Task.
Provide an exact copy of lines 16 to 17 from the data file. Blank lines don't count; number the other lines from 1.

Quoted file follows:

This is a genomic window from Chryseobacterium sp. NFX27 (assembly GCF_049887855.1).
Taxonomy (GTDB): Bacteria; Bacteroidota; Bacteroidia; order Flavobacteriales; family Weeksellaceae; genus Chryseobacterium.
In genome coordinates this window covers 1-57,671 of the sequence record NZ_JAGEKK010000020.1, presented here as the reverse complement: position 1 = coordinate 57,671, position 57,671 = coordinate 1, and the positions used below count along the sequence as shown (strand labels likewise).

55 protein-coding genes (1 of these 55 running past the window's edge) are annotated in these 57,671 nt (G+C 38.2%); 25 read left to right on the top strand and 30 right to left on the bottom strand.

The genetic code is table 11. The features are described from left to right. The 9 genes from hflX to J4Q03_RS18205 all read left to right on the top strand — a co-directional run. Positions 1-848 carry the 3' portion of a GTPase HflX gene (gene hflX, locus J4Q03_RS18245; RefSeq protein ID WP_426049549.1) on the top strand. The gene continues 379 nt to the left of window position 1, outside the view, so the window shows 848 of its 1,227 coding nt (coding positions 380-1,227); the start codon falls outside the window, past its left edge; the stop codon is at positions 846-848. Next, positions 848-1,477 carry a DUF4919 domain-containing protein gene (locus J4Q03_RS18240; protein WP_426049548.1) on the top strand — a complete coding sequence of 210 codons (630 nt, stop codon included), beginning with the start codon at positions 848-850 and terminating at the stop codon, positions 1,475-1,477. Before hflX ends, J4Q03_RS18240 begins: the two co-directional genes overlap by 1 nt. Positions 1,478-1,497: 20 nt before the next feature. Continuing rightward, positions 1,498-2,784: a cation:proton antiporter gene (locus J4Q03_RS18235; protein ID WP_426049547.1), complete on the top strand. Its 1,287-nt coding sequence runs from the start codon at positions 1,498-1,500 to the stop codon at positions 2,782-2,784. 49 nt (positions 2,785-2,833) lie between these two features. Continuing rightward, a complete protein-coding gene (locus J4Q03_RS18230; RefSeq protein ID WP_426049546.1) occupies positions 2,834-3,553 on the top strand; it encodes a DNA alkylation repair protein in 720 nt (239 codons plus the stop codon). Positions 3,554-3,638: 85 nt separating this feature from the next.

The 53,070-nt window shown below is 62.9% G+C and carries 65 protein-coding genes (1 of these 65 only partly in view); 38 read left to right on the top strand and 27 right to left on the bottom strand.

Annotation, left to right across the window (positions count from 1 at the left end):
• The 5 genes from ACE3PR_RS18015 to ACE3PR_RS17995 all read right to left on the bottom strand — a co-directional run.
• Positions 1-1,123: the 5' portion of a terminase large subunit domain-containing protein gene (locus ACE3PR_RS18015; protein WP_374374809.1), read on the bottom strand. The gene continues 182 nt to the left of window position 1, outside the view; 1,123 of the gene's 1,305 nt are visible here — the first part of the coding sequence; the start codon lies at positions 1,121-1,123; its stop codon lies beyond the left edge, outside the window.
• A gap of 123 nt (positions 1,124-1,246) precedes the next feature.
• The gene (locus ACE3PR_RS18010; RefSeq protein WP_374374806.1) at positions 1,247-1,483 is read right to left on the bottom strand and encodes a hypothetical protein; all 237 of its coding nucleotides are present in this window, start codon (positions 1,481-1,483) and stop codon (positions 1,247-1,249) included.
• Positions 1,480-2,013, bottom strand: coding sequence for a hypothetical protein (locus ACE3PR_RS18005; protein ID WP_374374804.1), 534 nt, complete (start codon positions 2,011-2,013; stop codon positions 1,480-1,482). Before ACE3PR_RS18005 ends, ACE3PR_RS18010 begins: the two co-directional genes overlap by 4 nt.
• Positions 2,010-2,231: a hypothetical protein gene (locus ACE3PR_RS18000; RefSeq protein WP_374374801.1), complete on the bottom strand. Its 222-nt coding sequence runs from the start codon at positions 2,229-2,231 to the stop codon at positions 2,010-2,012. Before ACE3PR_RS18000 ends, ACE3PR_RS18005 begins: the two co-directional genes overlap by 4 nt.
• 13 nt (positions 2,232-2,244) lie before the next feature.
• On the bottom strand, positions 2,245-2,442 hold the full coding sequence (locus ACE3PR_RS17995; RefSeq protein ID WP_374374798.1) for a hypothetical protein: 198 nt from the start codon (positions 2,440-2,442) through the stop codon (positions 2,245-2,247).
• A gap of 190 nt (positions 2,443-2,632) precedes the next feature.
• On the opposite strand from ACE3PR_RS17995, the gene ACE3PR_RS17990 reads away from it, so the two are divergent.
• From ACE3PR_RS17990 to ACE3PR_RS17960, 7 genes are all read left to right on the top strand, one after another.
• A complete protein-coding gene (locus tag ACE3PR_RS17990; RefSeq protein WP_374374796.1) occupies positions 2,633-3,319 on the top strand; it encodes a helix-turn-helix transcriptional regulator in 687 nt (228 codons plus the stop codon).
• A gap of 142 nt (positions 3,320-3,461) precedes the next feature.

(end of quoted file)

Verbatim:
• A gap of 190 nt (positions 2,443-2,632) precedes the next feature.
• On the opposite strand from ACE3PR_RS17995, the gene ACE3PR_RS17990 reads away from it, so the two are divergent.